Mexico To Hold Elections, Despite Murder Of Gubernatorial Candidate Rodolfo Torre Cantú
June 30, 2010 By Staff
Today in Latin America
Top Story — Mexico plans to hold elections Sunday in 12 of the country’s states, despite recent threats and attacks on politicians by drug cartels including one on Monday that left a leading gubernatorial candidate dead.
Rodolfo Torre Cantú, 46, was killed along with at least four supporters when gunmen opened fire on his motorcade, which was on its way to a campaign event.
Local media in Mexico’s Tamaulipas state reported that officials said gubernatorial elections will continue as planned, despite Torre’s death.
“Democracy in Tamaulipas is a value that must protect, and in our hands lies the responsibility to protect the right to vote that people have,” said Jorge Luis Navarro, the chairman of Tamaulipas’ state election institute, according to El Financiero.
Mexican President Felipe Calderón echoed Navarro’s statements during a televised message on Tuesday. Calderón asked the Mexican people to stand with his government and help fight the powerful drug cartels.
“Today has proven that organized crime is a permanent threat and that we should close ranks to confront it and prevent it from repeating acts such as the cowardly assassination that shocked the country today,” Calderón said, according to the Christian Science Monitor.
However, throughout Mexico there is a growing feeling that the drug cartels are yielding more influence over the country’s affairs.
“Organized crime has voted,” the national newspaper Reforma wrote in a front-page editorial Tuesday, according to the Miami Herald, and just last month the mayor of the resort town of Cancún was arrested on charges of drug trafficking and money laundering.
“The cartels don’t seek a failed state. Rather they want ‘dual sovereignty’ – that is, to pay off public officials in return for their closing their eyes to criminality,” said George W. Grayson, a Mexico counternarcotics expert, according to the Christian Science Monitor.
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Headlines from the Western Hemisphere
- Mexican Economy Minister Gerardo Ruiz Mateos said the assassination of gubernatorial candidate Rodolfo Torre Cantu won’t hinder foreign direct investment from growing.
- FIFA president Sepp Blatter apologized to Mexico and England for refereeing errors during this year’s World Cup.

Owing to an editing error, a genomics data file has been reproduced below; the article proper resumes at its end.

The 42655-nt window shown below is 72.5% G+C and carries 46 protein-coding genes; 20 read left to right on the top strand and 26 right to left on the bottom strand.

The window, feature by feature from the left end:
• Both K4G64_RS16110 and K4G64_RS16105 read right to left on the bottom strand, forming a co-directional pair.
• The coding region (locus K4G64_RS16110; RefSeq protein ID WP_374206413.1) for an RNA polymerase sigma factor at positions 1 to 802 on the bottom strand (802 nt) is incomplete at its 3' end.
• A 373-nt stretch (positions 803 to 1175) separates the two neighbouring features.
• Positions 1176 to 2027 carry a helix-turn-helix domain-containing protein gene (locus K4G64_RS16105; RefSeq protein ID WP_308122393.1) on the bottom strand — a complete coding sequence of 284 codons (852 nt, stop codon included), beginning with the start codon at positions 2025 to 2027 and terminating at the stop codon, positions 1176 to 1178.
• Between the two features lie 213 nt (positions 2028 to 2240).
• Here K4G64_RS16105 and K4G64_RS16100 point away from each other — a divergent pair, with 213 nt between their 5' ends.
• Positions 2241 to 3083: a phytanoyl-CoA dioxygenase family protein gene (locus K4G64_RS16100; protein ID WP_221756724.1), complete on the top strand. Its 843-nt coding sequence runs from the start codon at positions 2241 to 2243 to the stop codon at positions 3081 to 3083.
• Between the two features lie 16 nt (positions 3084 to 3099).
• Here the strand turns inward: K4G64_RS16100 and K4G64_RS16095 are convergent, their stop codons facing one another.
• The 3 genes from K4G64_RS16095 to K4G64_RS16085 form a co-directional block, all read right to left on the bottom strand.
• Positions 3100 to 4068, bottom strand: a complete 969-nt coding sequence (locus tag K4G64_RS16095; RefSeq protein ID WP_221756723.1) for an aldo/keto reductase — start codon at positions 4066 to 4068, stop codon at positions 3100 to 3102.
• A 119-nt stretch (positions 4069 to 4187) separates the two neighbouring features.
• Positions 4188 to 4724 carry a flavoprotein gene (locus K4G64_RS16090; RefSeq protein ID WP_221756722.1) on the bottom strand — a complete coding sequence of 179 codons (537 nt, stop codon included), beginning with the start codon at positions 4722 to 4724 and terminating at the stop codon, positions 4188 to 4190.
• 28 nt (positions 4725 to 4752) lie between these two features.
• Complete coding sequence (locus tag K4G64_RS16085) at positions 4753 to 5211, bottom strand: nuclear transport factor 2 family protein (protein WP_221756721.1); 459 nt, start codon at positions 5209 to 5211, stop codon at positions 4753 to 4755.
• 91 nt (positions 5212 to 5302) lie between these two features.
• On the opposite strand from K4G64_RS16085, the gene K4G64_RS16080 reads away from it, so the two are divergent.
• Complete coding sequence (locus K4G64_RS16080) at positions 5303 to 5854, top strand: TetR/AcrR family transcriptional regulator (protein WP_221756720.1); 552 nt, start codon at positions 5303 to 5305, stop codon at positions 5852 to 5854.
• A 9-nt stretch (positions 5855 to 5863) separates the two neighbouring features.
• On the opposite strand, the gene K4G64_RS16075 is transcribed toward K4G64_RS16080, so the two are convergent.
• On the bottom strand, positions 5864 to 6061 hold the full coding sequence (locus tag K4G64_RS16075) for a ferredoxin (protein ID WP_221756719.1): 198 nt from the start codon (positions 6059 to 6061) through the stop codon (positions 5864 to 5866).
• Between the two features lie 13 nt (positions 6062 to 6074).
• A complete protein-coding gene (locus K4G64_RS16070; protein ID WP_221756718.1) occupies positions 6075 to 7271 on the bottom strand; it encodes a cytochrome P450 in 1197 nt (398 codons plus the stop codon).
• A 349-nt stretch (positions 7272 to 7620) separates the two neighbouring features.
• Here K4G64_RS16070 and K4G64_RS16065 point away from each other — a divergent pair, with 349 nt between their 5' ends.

- Puerto Rican Senate President Thomas Rivera Schatz has barred the press from entering the Senate floor for three consecutive days, prompting criticisms from journalism organizations and the local press.
- A congressional panel is expected to pass a bill removing travel restrictions for U.S. citizens to Cuba, paving the way for the bill to be heard before the full House of Representatives.
- At least two people have died in western Guatemala due to the heavy rains from Tropical Storm Alex.
- Two brothers have surrendered to police in Guatemala in connection with last year’s murder of high-profile lawyer Rodrigo Rosenberg.
- A boating accident in Nicaragua has left two people dead and 14 injured after two motorboats collided on a river in the country’s Caribbean region.
- Former Panamanian dictator Manuel Noriega called French money laundering charges against him “conspiracy” during his trial Tuesday.
- The United States has charged 18 people in an international money-laundering conspiracy that brought millions of dollars from Colombian drug profits through the United States, Colombia, Guatemala, Hungary and other countries.
- U.S. President Barack Obama nominated the CEO of the Inter-American Foundation, Larry Palmer, to be the new ambassador to Venezuela.
- The Financial Action Task Force removed Ecuador from its list of countries with serious strategic deficiencies in measures against money laundering and financing terrorism.
- A poll by Vox Populi released Tuesday said that Workers Party candidate Dilma Rousseff holds a five point advantage over opposition candidate José Serra of the Brazilian Social Democracy Party in upcoming presidential elections. The results confirm those from a recent poll by Ibope.
- Colombian citizen Luis Caicedo Valendia agreed to be extradited to the U.S. from Argentina in order to face drug-trafficking and money-laundering charges.
- Paraguay defeated Japan 1-0 on penalty kicks, reaching the World Cup semifinals for the first time.
- Chile’s peso dropped more than it has in a month, due to fears that the Chinese economy may be slowing, leading to reduced purchases of Chilean copper.
Image: Gobierno Federal @ Flickr.